Do Your Armpits Smell After A Shower?

Body odor, everyone experiences it. No judgment. But if you want to eliminate armpit smell and feel fresh and odor free but showering is not helping, you may have a medical condition or it could just be time to change your daily routine. Good hygiene by itself is not the answer to preventing body odor. You can think you’re clean but still smell. The reason? Being clean and showering daily is part but not all of the answer and you may not be getting the most from your shower. Cleansing more while using the wrong cleanser can actually worsen a body odor problem.  Stop trying to scrub away body odor and read this. 

Do You Suffer From Hyperhidrosis?

You sweat after a vigorous workout or from getting overheated on a very hot and humid day. Normally, the sweat glands known as eccrine glands, release sweat to the skin surface that then evaporates. As this happens it cools the body and protects you from overheating. This is a critical function. Those who sweat too little or none at all, are at risk of fainting or may even risk organ damage if they cannot maintain a normal body temperature. Sweating is a protective physiologic function for humans. Also, a “good sweat” can be like a badge, showing you worked hard. Don’t be ashamed of it.

Hyperhidrosis occurs when the body’s sweat glands overproduce sweat and the skin stays damp above and beyond a “normal” amount. Hyperhidrosis is a medical condition in which patients have excessive sweating. Their skin is uncontrollably wet all day long and they may have sweaty underarms as well as other overly damp body parts. Some people suffer so badly from too much sweat that their palms are wet all day and they have trouble holding on to a steering wheel or shaking hands. If this sounds like you, you must be evaluated by a dermatologist. There are prescription medications to treat hyperhidrosis and there are procedures such as Miradry, Botox injections and even surgery for extreme life altering cases that can help treat this difficult problem. Seek medical advice if you have severe sweating. Too much sweat or too much odor, which is your concern?  Keep reading.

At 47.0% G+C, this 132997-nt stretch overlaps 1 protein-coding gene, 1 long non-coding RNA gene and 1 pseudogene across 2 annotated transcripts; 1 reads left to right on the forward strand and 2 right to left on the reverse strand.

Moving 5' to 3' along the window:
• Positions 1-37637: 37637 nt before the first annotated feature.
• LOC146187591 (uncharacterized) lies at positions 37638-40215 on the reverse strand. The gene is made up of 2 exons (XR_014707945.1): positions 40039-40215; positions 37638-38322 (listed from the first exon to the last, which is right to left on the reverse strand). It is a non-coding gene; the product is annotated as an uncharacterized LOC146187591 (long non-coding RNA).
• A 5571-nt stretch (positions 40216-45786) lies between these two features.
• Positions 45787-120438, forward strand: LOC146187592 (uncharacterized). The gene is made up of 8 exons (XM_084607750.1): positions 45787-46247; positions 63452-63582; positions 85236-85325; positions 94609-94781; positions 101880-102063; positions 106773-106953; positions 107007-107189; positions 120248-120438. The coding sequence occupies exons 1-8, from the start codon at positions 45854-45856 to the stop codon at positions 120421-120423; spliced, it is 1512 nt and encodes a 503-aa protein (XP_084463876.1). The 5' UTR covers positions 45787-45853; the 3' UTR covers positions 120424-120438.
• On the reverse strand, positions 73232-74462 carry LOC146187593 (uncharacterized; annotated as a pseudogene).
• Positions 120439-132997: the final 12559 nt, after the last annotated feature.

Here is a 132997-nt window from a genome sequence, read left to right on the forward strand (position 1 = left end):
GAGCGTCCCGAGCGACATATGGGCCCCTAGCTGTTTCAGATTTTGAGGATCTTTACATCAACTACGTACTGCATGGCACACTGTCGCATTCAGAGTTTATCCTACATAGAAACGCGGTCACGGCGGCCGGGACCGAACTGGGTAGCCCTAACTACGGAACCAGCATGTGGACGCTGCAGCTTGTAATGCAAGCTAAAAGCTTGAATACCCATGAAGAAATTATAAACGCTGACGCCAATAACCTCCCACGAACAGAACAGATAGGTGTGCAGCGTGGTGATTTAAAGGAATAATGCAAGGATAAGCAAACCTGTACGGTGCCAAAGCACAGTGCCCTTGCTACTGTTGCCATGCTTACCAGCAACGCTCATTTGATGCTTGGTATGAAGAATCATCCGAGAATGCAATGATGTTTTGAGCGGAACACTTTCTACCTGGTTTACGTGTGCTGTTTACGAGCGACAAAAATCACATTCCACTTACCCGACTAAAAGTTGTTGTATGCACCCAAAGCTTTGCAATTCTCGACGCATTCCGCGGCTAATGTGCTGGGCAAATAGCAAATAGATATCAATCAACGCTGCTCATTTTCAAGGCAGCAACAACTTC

Do You Suffer From Bromhidrosis?

Bromhidrosis is the medical term for body odor. This can occur even without excessive sweating. In fact, those who have hyperhidrosis often complain about being overly wet but their concerns are not of armpit odor. Interestingly, sweat is not the cause of body odor. Bacteria is. So, smelly armpits can occur with and without sweat. The odor occurs due to the action of specific bacteria that are optimized in damp skin folds and from perturbations in the skin barrier function often linked to skin pH imbalance.

Underarm odor is caused by bacteria which undergo breakdown. The bacteria are normally found in skin folds like the underarms and are known as the axillary microbiome. But things like moisture and apocrine gland (a second type of sweat gland found in the underarm) secretions being acted upon by the bacteria, cause the body odor. There are medical conditions that can also cause a change in body odor. See your doctor if the odor problem continues or worsens. 

What makes underarms a breeding ground for this bacteria? Armpits are the perfect place for bacteria to flourish due to being a skin fold that retains moisture, lacks airflow, and is home to odor causing bacteria. These bacteria get set into motion when the skin surface’s security is jeopardized.

Most soaps and body washes are neutral or alkaline pH and can disrupt the lower pH balance that ensures the skin’s integrity. The acid mantle of the skin is an invisible barrier that protects the skin; it is a pH set point (about 5.4)  that, while slightly acidic, maintains the skin’s main function of providing us with our protective shield. It does so by keeping noxious elements out and maintaining the moisture of the cells within. A typical soap and also shampoos etc are often alkaline, not acidic, and can tip the delicate acid mantle balance of the skin and render it “open” to irritation and other problems such as bacteria and yeast overgrowth. The normal microbial inhabitants of the skin (the 'good bacteria’)  can be thrown off and cause a disturbance that leads to odor as other non protective bacteria (the ‘bad bacteria’) gain the upper hand and proliferate . What can you do? Keep skin in balance by using gentle cleansers that are pH balancing with acidic components like glycolic acid or lactic acid that protect the acid mantle.